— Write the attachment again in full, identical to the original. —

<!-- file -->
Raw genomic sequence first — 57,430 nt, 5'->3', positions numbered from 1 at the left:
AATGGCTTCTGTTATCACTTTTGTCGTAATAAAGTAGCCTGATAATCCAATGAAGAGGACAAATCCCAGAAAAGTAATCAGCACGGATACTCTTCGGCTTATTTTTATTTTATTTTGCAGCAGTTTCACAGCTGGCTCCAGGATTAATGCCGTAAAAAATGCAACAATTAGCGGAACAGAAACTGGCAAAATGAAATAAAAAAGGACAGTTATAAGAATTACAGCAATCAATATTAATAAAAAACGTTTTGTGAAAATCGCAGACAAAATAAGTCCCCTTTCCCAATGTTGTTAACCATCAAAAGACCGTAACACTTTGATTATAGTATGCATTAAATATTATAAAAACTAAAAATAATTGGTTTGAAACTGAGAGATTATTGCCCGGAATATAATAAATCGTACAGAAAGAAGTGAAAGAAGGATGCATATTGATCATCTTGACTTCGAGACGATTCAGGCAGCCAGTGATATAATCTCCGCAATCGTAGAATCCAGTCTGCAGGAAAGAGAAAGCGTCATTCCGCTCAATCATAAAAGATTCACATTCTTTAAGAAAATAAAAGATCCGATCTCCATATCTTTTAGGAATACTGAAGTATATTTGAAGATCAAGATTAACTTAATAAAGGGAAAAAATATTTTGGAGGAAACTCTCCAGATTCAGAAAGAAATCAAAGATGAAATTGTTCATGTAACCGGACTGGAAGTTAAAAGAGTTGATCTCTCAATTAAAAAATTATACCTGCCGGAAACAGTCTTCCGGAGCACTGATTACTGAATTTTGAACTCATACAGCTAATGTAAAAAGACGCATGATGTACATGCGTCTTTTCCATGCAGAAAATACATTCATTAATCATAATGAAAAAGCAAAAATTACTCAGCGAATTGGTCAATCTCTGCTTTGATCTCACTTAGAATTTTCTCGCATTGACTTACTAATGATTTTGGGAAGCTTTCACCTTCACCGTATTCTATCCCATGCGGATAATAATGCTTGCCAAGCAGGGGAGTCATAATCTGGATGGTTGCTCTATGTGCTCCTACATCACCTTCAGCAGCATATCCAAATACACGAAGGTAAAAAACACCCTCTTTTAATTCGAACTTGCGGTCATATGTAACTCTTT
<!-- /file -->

Raw genomic sequence first — 57,430 nt, 5'->3', positions numbered from 1 at the left:
AATGGCTTCTGTTATCACTTTTGTCGTAATAAAGTAGCCTGATAATCCAATGAAGAGGACAAATCCCAGAAAAGTAATCAGCACGGATACTCTTCGGCTTATTTTTATTTTATTTTGCAGCAGTTTCACAGCTGGCTCCAGGATTAATGCCGTAAAAAATGCAACAATTAGCGGAACAGAAACTGGCAAAATGAAATAAAAAAGGACAGTTATAAGAATTACAGCAATCAATATTAATAAAAAACGTTTTGTGAAAATCGCAGACAAAATAAGTCCCCTTTCCCAATGTTGTTAACCATCAAAAGACCGTAACACTTTGATTATAGTATGCATTAAATATTATAAAAACTAAAAATAATTGGTTTGAAACTGAGAGATTATTGCCCGGAATATAATAAATCGTACAGAAAGAAGTGAAAGAAGGATGCATATTGATCATCTTGACTTCGAGACGATTCAGGCAGCCAGTGATATAATCTCCGCAATCGTAGAATCCAGTCTGCAGGAAAGAGAAAGCGTCATTCCGCTCAATCATAAAAGATTCACATTCTTTAAGAAAATAAAAGATCCGATCTCCATATCTTTTAGGAATACTGAAGTATATTTGAAGATCAAGATTAACTTAATAAAGGGAAAAAATATTTTGGAGGAAACTCTCCAGATTCAGAAAGAAATCAAAGATGAAATTGTTCATGTAACCGGACTGGAAGTTAAAAGAGTTGATCTCTCAATTAAAAAATTATACCTGCCGGAAACAGTCTTCCGGAGCACTGATTACTGAATTTTGAACTCATACAGCTAATGTAAAAAGACGCATGATGTACATGCGTCTTTTCCATGCAGAAAATACATTCATTAATCATAATGAAAAAGCAAAAATTACTCAGCGAATTGGTCAATCTCTGCTTTGATCTCACTTAGAATTTTCTCGCATTGACTTACTAATGATTTTGGGAAGCTTTCACCTTCACCGTATTCTATCCCATGCGGATAATAATGCTTGCCAAGCAGGGGAGTCATAATCTGGATGGTTGCTCTATGTGCTCCTACATCACCTTCAGCAGCATATCCAAATACACGAAGGTAAAAAACACCCTCTTTTAATTCGAACTTGCGGTCATATGTAACTCTTT